David McGuffin joined Morning Edition as a line editor in 2011. He brings to his work a deep knowledge of and interest in international affairs, having spent 13 years working as a foreign correspondent based in Moscow, Beijing, Rome and Nairobi, primarily for CBC News. He has reported from conflict zones in Afghanistan, Somalia, Darfur and Congo and covered events as wide-ranging as the FIFA World Cup and G-8 economic summits. He also spent a year and a half setting up a radio news service in South Sudan. This is his second tour in Washington, D.C., having gotten his start in journalism at the PBS NewsHour, back when it was still MacNeil/Lehrer. Don't get him started about hockey.
Lauren Migaki is associate producer and occasionally directs the program. Since joining NPR in 2010, she has produced breaking news stories and interviews, including coverage of the Arab Spring, elections, and the Boston Marathon bombing. Lauren has worked on interviews with politicians, musicians, authors and filmmakers. In 2014, she traveled to Crimea with David Greene to help report on the Russian takeover of the Ukrainian peninsula. Lauren used to produce Pop Culture Happy Hour. She tweets @lmigaki.
Emily Ochsenschlager is a producer and editor. She began her career at NPR in the fall of 2003 and since then has helped produce coverage of the 2004 hurricane season, 2004 and 2006 elections, Hurricane Katrina and the Gulf Coast oil spill. Emily has also helped produce her share of interviews with musicians, authors and politicians. Emily is a 2003 graduate of the University of the South (Yea, Sewanee's Right!). When she's not producing radio pieces, you can find her running on the many trails of Washington, D.C.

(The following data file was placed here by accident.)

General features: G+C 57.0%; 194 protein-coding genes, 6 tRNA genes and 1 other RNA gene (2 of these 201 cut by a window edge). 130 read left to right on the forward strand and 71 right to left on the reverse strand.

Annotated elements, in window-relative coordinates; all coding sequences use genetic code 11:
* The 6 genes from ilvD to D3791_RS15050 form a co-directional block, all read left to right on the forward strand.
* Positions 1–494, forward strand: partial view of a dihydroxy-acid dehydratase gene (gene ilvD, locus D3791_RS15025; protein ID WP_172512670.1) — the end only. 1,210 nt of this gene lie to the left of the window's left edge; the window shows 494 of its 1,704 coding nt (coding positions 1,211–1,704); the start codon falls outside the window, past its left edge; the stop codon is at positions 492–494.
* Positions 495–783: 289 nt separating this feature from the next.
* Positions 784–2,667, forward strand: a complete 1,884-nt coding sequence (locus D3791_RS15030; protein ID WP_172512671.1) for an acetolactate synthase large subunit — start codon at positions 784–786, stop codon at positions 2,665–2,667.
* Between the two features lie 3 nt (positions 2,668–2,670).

Ammad Omar is an editor and producer. His responsibilities include ensuring the editorial integrity and vision of the program and crafting segments with hosts and producers. Ammad started at NPR in 2011, when he became an editor at Tell Me More with Michel Martin. He regularly participated in the program's signature Barbershop roundtables — discussing politics, sports and pop culture — and in weekly letters-to-the-editor segments. Prior to that, he was a freelance reporter, host, producer and editor at WBEZ in Chicago. Ammad started his career anchoring evening news broadcasts at the satellite TV station Indus Vision in Karachi, Pakistan. He has an unhealthy obsession with the University of Michigan football team, which not coincidentally shares a campus and name with the college Ammad attended.
Vince Pearson, a producer, joined the show in 2006. His responsibilities include editing and producing pieces, directing, and coordinating the show's music coverage. Before Morning Edition, Vince worked at All Things Considered for a year. And prior to that, he worked at NPR stations in California, Utah and Washington, D.C.